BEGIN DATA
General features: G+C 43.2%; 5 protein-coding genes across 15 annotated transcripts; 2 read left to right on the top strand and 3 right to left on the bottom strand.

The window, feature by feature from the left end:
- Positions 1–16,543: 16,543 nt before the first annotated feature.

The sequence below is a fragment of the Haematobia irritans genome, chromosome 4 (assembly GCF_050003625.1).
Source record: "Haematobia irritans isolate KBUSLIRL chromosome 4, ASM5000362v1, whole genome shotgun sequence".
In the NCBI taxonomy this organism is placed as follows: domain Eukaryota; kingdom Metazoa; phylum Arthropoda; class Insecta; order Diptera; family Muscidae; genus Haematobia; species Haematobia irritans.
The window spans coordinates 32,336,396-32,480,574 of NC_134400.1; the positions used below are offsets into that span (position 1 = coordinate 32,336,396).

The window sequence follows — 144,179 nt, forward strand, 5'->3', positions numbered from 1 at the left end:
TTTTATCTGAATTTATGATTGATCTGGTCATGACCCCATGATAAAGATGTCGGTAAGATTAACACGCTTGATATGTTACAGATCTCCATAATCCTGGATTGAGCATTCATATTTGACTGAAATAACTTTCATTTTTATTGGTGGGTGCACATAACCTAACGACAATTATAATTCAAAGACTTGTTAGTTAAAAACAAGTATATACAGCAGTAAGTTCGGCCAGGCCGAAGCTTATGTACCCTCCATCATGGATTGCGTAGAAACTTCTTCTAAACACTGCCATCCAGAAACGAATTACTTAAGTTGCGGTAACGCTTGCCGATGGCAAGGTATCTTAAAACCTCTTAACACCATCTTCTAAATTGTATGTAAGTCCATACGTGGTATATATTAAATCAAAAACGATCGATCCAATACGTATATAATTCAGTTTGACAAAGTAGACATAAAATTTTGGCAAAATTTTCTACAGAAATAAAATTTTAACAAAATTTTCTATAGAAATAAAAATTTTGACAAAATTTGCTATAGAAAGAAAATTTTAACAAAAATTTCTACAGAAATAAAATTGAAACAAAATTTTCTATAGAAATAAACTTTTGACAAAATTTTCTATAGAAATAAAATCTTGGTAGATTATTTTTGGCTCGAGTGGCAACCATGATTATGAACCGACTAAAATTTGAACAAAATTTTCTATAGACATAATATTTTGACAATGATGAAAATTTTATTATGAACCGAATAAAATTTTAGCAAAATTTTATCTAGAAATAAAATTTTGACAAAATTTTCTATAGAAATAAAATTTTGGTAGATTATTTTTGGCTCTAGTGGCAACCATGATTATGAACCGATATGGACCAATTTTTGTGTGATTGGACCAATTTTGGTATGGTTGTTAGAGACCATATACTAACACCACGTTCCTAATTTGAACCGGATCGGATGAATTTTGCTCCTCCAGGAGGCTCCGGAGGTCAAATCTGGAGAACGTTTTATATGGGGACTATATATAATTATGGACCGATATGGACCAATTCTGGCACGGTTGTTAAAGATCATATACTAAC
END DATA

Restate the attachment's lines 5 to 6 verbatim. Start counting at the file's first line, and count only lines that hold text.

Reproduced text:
Source record: "Haematobia irritans isolate KBUSLIRL chromosome 4, ASM5000362v1, whole genome shotgun sequence".
In the NCBI taxonomy this organism is placed as follows: domain Eukaryota; kingdom Metazoa; phylum Arthropoda; class Insecta; order Diptera; family Muscidae; genus Haematobia; species Haematobia irritans.